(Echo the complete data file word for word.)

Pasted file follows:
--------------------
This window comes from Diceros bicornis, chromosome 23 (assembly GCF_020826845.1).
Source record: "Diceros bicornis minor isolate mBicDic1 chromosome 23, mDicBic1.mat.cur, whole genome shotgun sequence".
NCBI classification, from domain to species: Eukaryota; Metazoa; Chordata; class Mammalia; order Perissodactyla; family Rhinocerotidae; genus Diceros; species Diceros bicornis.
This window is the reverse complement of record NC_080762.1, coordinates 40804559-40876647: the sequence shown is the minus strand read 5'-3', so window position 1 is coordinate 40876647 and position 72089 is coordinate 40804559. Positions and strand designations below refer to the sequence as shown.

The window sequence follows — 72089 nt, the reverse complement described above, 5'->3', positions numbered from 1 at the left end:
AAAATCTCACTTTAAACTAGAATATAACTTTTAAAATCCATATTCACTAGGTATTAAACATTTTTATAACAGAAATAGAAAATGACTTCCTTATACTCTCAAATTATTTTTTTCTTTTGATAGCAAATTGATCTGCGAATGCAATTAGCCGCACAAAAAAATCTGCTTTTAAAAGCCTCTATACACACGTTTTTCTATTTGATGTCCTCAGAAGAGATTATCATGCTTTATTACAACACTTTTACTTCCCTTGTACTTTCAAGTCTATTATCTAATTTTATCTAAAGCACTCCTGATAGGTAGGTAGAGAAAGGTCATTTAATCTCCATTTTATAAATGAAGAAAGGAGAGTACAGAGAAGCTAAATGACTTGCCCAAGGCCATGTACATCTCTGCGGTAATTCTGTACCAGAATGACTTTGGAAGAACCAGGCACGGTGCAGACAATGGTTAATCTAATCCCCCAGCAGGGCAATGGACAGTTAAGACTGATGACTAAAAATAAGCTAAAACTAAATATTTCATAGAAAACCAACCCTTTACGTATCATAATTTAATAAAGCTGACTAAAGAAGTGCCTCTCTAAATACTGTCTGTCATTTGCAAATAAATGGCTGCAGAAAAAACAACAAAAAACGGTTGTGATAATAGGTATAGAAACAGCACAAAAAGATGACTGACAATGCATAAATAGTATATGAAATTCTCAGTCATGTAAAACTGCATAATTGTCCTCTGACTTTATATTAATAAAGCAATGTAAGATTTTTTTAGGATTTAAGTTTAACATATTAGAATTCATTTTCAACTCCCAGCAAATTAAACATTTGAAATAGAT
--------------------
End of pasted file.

This window comes from Diceros bicornis, chromosome 23 (assembly GCF_020826845.1).
Source record: "Diceros bicornis minor isolate mBicDic1 chromosome 23, mDicBic1.mat.cur, whole genome shotgun sequence".
NCBI classification, from domain to species: Eukaryota; Metazoa; Chordata; class Mammalia; order Perissodactyla; family Rhinocerotidae; genus Diceros; species Diceros bicornis.
This window is the reverse complement of record NC_080762.1, coordinates 40804559-40876647: the sequence shown is the minus strand read 5'-3', so window position 1 is coordinate 40876647 and position 72089 is coordinate 40804559. Positions and strand designations below refer to the sequence as shown.

The window sequence follows — 72089 nt, the reverse complement described above, 5'->3', positions numbered from 1 at the left end:
AAAATCTCACTTTAAACTAGAATATAACTTTTAAAATCCATATTCACTAGGTATTAAACATTTTTATAACAGAAATAGAAAATGACTTCCTTATACTCTCAAATTATTTTTTTCTTTTGATAGCAAATTGATCTGCGAATGCAATTAGCCGCACAAAAAAATCTGCTTTTAAAAGCCTCTATACACACGTTTTTCTATTTGATGTCCTCAGAAGAGATTATCATGCTTTATTACAACACTTTTACTTCCCTTGTACTTTCAAGTCTATTATCTAATTTTATCTAAAGCACTCCTGATAGGTAGGTAGAGAAAGGTCATTTAATCTCCATTTTATAAATGAAGAAAGGAGAGTACAGAGAAGCTAAATGACTTGCCCAAGGCCATGTACATCTCTGCGGTAATTCTGTACCAGAATGACTTTGGAAGAACCAGGCACGGTGCAGACAATGGTTAATCTAATCCCCCAGCAGGGCAATGGACAGTTAAGACTGATGACTAAAAATAAGCTAAAACTAAATATTTCATAGAAAACCAACCCTTTACGTATCATAATTTAATAAAGCTGACTAAAGAAGTGCCTCTCTAAATACTGTCTGTCATTTGCAAATAAATGGCTGCAGAAAAAACAACAAAAAACGGTTGTGATAATAGGTATAGAAACAGCACAAAAAGATGACTGACAATGCATAAATAGTATATGAAATTCTCAGTCATGTAAAACTGCATAATTGTCCTCTGACTTTATATTAATAAAGCAATGTAAGATTTTTTTAGGATTTAAGTTTAACATATTAGAATTCATTTTCAACTCCCAGCAAATTAAACATTTGAAATAGAT